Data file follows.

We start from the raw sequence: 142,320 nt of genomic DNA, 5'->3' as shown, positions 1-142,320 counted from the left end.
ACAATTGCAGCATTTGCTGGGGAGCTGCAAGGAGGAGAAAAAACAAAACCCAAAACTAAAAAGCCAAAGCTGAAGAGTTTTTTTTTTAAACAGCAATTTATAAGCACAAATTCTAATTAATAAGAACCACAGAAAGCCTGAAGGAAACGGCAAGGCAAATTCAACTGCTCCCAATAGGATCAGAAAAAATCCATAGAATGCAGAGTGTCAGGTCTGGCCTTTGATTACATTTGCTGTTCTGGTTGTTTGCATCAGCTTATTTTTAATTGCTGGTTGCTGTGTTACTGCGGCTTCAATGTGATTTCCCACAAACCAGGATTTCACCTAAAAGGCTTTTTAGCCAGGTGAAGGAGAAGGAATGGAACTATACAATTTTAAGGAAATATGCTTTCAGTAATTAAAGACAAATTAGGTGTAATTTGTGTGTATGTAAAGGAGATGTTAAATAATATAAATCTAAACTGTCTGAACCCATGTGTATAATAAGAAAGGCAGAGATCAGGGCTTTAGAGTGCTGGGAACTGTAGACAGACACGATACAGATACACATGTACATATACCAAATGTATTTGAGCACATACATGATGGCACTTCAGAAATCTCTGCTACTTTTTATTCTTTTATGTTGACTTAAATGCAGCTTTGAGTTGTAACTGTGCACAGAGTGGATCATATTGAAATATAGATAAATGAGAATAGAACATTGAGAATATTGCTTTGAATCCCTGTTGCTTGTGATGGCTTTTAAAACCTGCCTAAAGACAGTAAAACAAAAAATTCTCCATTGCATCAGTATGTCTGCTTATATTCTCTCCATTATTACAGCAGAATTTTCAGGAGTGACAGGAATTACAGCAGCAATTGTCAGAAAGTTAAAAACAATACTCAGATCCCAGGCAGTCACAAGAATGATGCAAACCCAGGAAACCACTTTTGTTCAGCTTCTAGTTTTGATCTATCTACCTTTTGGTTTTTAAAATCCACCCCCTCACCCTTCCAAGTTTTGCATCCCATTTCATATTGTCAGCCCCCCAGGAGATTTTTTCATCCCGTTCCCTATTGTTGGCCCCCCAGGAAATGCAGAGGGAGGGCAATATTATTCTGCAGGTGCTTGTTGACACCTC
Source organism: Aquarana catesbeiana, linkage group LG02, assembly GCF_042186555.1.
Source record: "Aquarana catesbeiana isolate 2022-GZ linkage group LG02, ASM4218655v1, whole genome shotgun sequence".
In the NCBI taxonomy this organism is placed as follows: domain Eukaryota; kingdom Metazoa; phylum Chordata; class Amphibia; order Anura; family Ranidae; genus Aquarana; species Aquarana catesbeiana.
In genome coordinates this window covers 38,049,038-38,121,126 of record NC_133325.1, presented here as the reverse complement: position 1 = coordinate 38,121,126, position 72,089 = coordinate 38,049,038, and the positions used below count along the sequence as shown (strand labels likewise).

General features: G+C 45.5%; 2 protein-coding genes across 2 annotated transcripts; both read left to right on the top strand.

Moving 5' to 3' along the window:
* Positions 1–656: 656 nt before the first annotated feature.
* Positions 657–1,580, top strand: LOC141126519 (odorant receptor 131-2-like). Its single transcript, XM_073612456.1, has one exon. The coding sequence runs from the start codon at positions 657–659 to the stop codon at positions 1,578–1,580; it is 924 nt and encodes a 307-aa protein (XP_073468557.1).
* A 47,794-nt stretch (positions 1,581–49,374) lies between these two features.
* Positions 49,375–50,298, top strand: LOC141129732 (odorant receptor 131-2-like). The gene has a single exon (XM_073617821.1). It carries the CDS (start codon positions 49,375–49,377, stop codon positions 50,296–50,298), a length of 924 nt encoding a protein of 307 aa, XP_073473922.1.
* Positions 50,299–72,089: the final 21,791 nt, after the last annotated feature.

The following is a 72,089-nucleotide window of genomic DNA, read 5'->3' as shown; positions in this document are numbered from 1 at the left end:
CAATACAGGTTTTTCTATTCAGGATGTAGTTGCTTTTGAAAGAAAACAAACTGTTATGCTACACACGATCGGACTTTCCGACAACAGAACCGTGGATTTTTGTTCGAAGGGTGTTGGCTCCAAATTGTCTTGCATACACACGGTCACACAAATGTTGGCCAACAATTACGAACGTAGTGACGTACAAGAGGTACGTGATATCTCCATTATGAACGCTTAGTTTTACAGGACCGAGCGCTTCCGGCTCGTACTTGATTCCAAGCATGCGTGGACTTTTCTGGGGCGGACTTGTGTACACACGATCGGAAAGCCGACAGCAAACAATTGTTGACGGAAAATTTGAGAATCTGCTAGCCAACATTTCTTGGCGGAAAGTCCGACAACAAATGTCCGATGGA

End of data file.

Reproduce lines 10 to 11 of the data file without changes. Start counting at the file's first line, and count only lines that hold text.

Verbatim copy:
* Positions 657–1,580, top strand: LOC141126519 (odorant receptor 131-2-like). Its single transcript, XM_073612456.1, has one exon. The coding sequence runs from the start codon at positions 657–659 to the stop codon at positions 1,578–1,580; it is 924 nt and encodes a 307-aa protein (XP_073468557.1).
* A 47,794-nt stretch (positions 1,581–49,374) lies between these two features.